Campus Climate Challenge

Divest Now

Community Highlights

696 Today I had to choose between going to vote or $20 and to be honest, I hesitated.

Technically speaking my choice was actually between a mandatory event at my campus or going to vote, as both fall into my only 2 hour span of free time, but only one is going to charge me for lack of attendance.

I can practically feel your judgement leaking through the computer screen, so before you think too poorly of me rest assured that my desire for representation outweighed my desire for extra grocery money.

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From KY to NY

2
September 30, 2014

693

There’s a lot to be learned from an event that manages to bring around 400,000 people together.  Getting to be a part of the People’s Climate March was a sobering experience for me.

As a young woman growing up and watching my family be impacted by climate change in the coal fields, it was an absolute privilege to march along side other Appalachians in one common goal. As if marching for the place that I call ‘Home’ wasn’t enough, I was marching with 400,000 other people who were also taking steps towards a common goal.

What really moved me was that within this commonality, there were hundreds of different reasons people were passionately marching for. Things climate change affects that I had never even thought of, and even if I had thought about it, I hadn’t really given them much consideration.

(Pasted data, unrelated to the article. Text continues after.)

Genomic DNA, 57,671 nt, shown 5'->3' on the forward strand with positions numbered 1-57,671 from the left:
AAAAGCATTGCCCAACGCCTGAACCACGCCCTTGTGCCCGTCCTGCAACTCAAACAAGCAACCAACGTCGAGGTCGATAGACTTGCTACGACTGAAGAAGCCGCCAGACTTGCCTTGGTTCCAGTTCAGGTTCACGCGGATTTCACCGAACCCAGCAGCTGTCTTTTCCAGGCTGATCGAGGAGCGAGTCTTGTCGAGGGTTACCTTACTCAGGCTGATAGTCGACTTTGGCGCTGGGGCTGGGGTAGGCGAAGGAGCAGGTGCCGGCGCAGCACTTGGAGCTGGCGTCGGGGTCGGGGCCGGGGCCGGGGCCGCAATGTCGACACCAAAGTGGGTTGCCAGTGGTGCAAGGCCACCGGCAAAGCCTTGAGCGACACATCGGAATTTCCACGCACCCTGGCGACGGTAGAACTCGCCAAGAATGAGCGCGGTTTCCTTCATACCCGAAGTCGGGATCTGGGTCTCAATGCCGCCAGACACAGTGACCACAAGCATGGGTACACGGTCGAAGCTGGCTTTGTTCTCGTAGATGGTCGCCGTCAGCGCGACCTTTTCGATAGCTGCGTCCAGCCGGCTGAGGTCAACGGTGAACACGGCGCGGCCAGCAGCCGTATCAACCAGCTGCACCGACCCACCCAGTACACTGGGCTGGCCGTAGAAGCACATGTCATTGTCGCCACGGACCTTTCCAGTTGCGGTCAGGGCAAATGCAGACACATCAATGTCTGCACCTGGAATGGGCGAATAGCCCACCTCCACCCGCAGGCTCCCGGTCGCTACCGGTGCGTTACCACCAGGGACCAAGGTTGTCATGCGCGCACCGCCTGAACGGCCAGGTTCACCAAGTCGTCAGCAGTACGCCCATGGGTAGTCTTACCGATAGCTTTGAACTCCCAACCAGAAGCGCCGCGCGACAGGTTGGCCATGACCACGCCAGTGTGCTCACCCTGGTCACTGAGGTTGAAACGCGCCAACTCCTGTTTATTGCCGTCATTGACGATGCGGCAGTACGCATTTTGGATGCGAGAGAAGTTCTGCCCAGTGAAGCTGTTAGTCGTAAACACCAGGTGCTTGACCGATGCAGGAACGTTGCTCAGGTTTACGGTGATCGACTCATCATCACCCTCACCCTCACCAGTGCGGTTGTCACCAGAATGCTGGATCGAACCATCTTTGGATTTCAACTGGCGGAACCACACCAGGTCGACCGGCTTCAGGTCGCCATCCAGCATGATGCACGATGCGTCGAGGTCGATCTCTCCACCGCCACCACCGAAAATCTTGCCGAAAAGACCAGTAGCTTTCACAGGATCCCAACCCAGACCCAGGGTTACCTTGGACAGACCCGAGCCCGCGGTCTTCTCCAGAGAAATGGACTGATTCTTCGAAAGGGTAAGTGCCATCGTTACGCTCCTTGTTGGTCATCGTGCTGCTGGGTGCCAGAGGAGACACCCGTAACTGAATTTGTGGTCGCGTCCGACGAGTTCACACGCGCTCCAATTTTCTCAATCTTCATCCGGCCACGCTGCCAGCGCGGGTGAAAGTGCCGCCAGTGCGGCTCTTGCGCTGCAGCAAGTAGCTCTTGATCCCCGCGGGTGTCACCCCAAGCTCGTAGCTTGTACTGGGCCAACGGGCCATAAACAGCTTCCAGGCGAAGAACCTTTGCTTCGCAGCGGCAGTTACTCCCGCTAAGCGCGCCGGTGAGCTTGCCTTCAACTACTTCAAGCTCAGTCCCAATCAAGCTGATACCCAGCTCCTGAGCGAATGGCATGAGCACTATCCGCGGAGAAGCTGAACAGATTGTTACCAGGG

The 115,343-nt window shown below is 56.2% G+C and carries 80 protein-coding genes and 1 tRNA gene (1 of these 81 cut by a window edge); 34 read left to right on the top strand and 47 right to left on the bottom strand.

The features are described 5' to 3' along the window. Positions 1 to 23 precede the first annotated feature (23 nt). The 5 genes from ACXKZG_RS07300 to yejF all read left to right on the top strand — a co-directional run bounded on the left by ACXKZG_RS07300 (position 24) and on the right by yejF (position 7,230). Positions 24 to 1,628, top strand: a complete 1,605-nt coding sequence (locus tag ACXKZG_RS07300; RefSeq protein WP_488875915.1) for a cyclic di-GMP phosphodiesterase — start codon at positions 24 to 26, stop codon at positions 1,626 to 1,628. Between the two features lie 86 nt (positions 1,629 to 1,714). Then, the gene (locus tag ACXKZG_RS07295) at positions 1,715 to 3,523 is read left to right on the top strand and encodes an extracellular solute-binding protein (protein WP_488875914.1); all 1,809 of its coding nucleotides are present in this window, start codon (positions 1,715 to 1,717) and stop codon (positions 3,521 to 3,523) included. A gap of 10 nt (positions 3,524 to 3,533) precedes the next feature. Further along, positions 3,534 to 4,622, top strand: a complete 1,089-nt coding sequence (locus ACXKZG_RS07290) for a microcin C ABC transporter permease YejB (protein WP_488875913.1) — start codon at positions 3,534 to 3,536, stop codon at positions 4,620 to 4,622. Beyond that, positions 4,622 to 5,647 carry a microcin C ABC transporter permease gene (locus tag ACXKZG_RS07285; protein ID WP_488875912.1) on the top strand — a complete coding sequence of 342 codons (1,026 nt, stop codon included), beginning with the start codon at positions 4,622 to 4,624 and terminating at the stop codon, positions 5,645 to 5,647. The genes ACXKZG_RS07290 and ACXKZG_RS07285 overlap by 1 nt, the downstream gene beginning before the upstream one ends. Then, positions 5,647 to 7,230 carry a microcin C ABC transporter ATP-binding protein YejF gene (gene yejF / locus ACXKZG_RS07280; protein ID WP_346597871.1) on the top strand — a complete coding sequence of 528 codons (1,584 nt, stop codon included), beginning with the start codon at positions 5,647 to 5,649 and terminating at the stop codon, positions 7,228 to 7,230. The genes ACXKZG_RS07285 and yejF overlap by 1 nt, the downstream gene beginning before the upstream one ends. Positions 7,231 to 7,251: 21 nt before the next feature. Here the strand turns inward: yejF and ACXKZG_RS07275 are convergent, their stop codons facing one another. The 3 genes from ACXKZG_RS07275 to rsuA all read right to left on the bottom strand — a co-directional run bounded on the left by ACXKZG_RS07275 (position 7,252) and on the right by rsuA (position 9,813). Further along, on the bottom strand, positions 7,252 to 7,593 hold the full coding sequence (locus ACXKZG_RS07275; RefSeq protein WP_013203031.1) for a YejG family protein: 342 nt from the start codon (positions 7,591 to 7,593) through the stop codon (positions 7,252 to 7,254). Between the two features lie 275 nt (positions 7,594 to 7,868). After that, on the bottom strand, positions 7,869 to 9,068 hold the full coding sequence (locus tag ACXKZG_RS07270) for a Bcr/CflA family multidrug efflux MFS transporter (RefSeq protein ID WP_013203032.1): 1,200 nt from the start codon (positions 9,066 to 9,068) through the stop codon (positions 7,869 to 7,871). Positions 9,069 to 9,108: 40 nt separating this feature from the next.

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Crossposted from Greenpeace.

Here's a nice, shot, submitted to Democracy Now! by an anonymous pilot of an unmanned aerial vehicle (UAV - a.k.a. "drone").

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This morning, 1000s of people flooded Wall Street (with youth showing up strong!), creating a human sea to match the rising waters that Wall Street funds with their massive investments in fossil fuel industry.

We showed up at #FloodWallStreet, expressing opposition to tar sands exploitation in Minnesota, demanding justice and safety from rising waters in the Rockaways of New York, and visioning for a just transition to clean energy in the Southeast  -- and we recognize that these fights are all united through the capitalist, oppressive system that dominates our society.

As I write this, people are still everywhere in the financial district-x- after 5+ hours of occupying several blocks of Wall Street. Check out a few of the amazing photos and visit floodwallstreet.net for more!

674 And we’re off! Start of our trek from Battery Park to Wall Street. Photo by Flood Wall Street / Flickr.

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Check out this great blog from Lucy West, fresh off the bus from her trip with YEA! MN to the People's Climate March:

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The Kentucky Student Environmental Coalition is gearing up for the 2014-2015 school year, and it’s shaping up to be as strong as ever. In a few weeks, we are hosting our Fall Summit, which will be a great opportunity for Kentucky youth to learn about our work and get plugged in. Plus, we'll be camping, eatin good food, and having lots of fun. Until then, here's a recap of our already busy semester!

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There is a spirit of pipeline resistance spreading across our continent. Ranchers in Nebraska have united to protect their land from the Keystone XL pipeline, while college kids a thousand miles away pulled together XL Dissent, the largest act of youth civil disobedience since the Civil Rights movement to defend their future. Texas Tar Sands Blockade fiercely resisted pipeline construction to the South and, currently, in British Columbia, First Nations communities have formed an unbroken wall of resistance to bitumen bound for the Pacific.

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